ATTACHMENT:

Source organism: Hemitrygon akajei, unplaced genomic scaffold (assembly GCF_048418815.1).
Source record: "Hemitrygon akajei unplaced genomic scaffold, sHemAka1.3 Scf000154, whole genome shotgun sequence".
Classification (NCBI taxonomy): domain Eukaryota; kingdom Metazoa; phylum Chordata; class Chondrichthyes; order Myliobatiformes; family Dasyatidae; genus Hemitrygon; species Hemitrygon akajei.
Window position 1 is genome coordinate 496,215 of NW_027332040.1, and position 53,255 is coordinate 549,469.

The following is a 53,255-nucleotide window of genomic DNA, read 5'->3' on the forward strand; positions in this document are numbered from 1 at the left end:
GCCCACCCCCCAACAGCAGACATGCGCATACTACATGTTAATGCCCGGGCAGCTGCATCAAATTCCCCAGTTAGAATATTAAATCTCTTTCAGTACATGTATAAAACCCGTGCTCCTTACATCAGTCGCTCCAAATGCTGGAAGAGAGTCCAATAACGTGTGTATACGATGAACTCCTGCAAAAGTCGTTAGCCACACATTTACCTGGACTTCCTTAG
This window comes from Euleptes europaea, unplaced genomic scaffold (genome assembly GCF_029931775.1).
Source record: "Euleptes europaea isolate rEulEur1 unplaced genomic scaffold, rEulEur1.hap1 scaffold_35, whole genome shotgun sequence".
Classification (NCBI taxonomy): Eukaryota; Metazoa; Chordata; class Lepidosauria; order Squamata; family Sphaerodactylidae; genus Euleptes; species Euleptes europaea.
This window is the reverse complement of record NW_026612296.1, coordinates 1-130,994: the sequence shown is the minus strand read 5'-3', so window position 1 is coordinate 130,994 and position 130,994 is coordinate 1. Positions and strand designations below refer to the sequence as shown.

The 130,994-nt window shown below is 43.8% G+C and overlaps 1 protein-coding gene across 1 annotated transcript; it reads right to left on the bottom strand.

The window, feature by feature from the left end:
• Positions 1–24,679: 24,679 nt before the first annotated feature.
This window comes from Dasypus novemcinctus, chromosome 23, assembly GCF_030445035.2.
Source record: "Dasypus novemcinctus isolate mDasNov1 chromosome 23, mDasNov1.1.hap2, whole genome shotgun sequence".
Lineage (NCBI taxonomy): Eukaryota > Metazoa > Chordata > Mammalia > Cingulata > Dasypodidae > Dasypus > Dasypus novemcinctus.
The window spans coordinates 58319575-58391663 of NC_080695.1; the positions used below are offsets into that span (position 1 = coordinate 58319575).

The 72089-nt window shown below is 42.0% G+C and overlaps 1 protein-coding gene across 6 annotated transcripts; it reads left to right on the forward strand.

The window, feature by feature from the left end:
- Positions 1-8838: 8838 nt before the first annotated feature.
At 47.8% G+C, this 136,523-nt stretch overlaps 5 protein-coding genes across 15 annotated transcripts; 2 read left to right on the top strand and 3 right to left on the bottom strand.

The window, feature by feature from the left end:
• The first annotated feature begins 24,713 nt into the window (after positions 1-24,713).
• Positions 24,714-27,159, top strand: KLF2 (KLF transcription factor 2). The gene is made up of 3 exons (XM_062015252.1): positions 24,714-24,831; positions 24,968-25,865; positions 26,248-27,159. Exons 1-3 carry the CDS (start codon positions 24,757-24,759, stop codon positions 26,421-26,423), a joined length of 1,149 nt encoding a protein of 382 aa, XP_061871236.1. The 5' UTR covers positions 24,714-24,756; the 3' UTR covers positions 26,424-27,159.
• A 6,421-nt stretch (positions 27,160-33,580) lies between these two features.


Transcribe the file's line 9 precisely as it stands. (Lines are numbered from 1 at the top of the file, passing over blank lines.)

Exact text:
Classification (NCBI taxonomy): Eukaryota; Metazoa; Chordata; class Lepidosauria; order Squamata; family Sphaerodactylidae; genus Euleptes; species Euleptes europaea.